indroduction to php security


PHP has a reputation as having issues with web-site security this report investigates this to see if this statement is justified.

This report also looks at other security issues of websites.

PHP Security problems.

Most security problems to do with PHP are caused by badly designed code and badly managed servers.

This is what Jordan Dimov in article entitled On the Security of PHP which can be found at

“PHP has achieved a stable and solid presence on the Web in the last several years, and its popularity as a server-side scripting language is only increasing. Its primary use is for providing dynamically generated interfaces between Web users and the host. As such, PHP scripts fall a natural prey to many Internet attacks. Despite the fact that the language is designed with security in mind, a familiarity with its more dangerous aspects and conformance to common secure programming guidelines is essential to minimizing the possibility of security compromises. The aim of this document is to provide an overview of various security issues with PHP and to offer advice on secure PHP programming practices.”

The most common programming mistakes are the following, adapted from PHP and the OWASP Top Ten Security Vulnerabilities which can be found at

Putting private information such as passwords in the public area this is bad idea has hackers can get your information and in turn take down your site, private information should be put in a high level of the tree as this is not accessible to people out side your site.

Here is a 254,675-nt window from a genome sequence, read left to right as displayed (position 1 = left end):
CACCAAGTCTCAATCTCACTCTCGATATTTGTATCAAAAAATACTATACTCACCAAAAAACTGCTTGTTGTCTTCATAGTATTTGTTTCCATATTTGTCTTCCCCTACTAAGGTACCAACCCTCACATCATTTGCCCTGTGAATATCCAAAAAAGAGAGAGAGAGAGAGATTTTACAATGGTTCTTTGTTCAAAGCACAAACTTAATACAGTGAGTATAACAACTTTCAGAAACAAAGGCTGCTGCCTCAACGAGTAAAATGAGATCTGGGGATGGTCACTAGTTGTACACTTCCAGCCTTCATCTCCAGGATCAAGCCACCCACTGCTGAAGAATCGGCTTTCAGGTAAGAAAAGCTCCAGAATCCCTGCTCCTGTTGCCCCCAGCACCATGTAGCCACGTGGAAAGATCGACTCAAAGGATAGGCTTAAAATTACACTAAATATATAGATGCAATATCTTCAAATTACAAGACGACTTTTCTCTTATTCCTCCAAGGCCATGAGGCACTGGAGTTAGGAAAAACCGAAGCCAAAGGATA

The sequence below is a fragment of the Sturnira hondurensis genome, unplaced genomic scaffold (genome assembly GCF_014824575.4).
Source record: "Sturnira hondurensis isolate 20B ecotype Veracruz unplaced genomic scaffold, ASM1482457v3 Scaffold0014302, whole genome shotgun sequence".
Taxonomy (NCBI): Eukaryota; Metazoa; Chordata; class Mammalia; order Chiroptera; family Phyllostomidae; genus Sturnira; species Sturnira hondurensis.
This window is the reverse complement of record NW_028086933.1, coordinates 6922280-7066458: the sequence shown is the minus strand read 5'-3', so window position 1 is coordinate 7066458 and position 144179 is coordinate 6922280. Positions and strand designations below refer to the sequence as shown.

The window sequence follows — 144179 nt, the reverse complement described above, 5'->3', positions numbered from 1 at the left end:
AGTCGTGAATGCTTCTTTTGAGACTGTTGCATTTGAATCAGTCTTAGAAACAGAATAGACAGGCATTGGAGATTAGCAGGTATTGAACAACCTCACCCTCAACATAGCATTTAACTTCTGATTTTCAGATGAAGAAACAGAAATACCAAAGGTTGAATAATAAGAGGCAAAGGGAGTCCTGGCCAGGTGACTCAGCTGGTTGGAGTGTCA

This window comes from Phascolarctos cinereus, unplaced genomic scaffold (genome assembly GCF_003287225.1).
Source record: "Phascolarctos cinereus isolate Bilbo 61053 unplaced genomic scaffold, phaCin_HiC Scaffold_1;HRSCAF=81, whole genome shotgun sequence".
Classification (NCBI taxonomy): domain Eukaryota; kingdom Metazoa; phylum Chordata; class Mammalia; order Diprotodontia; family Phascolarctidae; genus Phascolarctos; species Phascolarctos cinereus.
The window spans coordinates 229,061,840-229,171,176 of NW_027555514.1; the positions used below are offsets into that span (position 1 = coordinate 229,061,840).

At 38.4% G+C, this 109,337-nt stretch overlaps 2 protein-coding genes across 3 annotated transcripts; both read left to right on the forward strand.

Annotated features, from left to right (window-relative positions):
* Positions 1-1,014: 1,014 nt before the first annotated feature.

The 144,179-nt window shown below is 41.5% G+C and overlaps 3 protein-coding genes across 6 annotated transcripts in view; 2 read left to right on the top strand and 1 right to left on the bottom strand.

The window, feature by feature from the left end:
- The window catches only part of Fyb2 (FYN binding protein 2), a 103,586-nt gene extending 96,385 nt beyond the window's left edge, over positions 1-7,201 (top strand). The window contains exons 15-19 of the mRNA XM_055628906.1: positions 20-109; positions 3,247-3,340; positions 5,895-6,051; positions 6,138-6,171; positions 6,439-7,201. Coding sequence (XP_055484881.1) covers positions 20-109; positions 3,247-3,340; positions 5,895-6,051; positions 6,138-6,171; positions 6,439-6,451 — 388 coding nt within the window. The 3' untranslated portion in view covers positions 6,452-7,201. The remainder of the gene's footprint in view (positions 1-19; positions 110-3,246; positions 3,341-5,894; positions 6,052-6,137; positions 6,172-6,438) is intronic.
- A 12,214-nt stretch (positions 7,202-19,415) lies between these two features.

The below code is dangerous as people can know what your root password it is better to put such information the includes directory which is at a higher level then the public assess directory, so people can not access it.

// list_dbs.php – mysqli version
$host_name = “localhost”;
$user_name = “root”;
$user_password = “”;

Trusting user input, Designing forms without filters before processing instructions this is a bad idea because hackers can take down your code just by using dangerous SQL code in the form.

The below code takes information from a form and puts the information on to the screen, this code does not use filters and does not process the information it this program passes to another program and the user puts something dangerous in one the comment fields such as a SQL this could take down your site.

$name = $_POST[‘name’];
$email = $_POST[’email’];
$comm = $_POST[‘comm’];
$links = $_POST[‘links’];
$sugg = $_POST[‘sugg’];
$date2 = $_POST[‘date’];
echo “thank you for using this form this is what you submitted”;
echo ”
echo ”
echo “name = “.$name;
echo ”
echo “email = “.$email;
echo ”
echo “comm = “.$comm;
echo ”
echo “links = “.$links;
echo ”
echo “Suggestions = “.$sugg;
echo ”
echo “date = “.$date2;
echo ”

Not putting error handling in your code, which in it self may not seem a security problem, but errors not handled the right way could take down your server which could cost a company a small fortune in lost income.

An example of error handing can be found below, which is to add a trigger, this piece of code is from the article entitled PHP Error Handling by George Schlossnagle which can be found at

while(!feof($fp)) {

$line = fgets($fp);

if(!parse_line($line)) {

trigger_error(“Incomprehensible data encountered”, E_USER_NOTICE);



Not putting patches on your server that could close security problems, which is a bad idea has over looking these could bring the server down

Not disabling, the register globals as it bypasses the access control of the system, this is what The PHP Security Guide by the PHP Security Consortium which can be found at

“The register_globals directive is disabled by default in PHP versions 4.2.0 and greater. While it does not represent a security vulnerability, it is a security risk. Therefore, you should always develop and deploy applications with register_globals disabled. Why is it a security risk? Good examples are difficult to produce for everyone, because it often requires a unique situation to make the risk clear. However, the most common example is that found in the PHP manual: